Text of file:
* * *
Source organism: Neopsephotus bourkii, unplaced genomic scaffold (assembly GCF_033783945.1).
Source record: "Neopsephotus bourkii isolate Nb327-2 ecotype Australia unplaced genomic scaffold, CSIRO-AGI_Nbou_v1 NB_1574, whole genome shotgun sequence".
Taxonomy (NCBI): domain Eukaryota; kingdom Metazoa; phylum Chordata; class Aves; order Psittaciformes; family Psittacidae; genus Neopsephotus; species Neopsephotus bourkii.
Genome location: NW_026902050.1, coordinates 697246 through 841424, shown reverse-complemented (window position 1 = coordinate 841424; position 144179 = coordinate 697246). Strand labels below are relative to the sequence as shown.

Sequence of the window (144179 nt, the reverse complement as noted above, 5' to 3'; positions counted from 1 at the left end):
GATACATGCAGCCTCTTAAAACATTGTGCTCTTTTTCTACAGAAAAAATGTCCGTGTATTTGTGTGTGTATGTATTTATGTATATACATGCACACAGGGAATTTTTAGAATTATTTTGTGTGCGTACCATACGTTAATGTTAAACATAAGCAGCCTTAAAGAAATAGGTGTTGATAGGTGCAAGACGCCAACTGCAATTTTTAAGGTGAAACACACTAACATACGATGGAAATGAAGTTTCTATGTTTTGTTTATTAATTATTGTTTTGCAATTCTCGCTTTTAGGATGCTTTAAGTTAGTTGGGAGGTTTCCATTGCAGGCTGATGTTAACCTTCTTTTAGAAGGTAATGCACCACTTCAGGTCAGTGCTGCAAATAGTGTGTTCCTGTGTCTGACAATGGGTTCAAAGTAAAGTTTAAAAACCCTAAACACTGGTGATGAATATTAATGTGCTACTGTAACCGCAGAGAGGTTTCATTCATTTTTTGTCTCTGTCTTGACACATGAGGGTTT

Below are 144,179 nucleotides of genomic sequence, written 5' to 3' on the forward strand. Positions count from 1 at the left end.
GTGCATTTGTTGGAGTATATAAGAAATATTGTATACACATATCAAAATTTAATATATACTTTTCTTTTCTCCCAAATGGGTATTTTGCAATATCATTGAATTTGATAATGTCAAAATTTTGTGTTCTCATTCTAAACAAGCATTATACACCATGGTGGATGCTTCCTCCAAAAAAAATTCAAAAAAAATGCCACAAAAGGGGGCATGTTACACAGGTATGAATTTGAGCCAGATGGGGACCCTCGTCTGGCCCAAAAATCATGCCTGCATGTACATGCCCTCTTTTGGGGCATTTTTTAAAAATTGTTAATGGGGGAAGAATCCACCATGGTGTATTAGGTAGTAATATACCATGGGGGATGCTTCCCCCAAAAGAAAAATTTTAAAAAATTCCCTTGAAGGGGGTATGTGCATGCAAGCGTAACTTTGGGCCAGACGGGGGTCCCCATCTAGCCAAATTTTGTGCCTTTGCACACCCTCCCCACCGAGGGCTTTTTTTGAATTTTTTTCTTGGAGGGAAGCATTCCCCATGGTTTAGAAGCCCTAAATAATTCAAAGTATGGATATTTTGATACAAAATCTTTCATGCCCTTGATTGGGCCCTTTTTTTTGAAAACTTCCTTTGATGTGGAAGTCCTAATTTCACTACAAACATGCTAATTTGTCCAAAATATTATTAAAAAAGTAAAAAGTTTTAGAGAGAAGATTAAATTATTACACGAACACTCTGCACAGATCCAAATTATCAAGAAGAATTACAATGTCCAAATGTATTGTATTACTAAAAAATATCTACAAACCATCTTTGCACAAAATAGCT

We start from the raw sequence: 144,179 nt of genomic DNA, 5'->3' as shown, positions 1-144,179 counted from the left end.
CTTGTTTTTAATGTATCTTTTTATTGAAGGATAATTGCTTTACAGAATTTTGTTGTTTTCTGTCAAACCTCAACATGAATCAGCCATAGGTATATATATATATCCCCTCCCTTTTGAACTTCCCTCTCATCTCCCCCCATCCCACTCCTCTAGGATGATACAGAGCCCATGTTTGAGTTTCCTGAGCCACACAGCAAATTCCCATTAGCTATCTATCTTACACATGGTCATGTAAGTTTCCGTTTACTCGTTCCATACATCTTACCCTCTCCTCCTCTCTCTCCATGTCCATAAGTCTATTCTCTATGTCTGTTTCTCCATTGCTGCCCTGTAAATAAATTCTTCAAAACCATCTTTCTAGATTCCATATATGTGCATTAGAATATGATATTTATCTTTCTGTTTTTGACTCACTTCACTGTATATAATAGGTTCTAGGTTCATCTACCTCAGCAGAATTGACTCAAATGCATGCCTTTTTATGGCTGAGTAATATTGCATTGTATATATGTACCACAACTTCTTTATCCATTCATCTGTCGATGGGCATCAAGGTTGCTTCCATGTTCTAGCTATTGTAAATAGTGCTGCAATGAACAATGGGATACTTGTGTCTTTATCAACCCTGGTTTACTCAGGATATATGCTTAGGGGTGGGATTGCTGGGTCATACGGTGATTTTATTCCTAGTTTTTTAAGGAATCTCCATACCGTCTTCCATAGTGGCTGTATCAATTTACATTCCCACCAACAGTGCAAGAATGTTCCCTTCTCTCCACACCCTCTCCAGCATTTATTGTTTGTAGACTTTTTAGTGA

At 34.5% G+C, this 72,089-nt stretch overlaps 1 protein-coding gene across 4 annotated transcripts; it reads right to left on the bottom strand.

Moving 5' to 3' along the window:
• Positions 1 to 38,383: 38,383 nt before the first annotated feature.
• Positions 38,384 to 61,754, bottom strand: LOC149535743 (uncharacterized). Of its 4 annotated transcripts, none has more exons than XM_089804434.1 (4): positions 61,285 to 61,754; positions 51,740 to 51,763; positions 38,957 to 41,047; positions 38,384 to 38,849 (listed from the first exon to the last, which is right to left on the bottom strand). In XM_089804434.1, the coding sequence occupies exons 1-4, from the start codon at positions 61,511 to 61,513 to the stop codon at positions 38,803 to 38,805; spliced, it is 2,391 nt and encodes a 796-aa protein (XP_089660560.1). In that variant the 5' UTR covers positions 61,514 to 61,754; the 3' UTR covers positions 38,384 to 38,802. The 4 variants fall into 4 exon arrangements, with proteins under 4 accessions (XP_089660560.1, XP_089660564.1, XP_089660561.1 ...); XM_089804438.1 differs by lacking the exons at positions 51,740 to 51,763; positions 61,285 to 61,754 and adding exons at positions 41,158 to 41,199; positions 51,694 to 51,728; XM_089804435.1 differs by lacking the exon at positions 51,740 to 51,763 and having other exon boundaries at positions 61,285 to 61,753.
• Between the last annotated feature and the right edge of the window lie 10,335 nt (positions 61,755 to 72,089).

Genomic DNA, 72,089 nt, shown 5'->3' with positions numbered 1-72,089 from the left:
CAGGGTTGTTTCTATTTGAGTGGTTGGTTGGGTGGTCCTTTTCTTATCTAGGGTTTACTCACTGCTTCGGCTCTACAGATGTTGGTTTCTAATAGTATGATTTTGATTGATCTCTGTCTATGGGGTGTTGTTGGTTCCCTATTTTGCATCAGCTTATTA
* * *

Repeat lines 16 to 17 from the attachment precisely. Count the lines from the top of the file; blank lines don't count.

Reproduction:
Genomic DNA, 72,089 nt, shown 5'->3' with positions numbered 1-72,089 from the left:
CAGGGTTGTTTCTATTTGAGTGGTTGGTTGGGTGGTCCTTTTCTTATCTAGGGTTTACTCACTGCTTCGGCTCTACAGATGTTGGTTTCTAATAGTATGATTTTGATTGATCTCTGTCTATGGGGTGTTGTTGGTTCCCTATTTTGCATCAGCTTATTA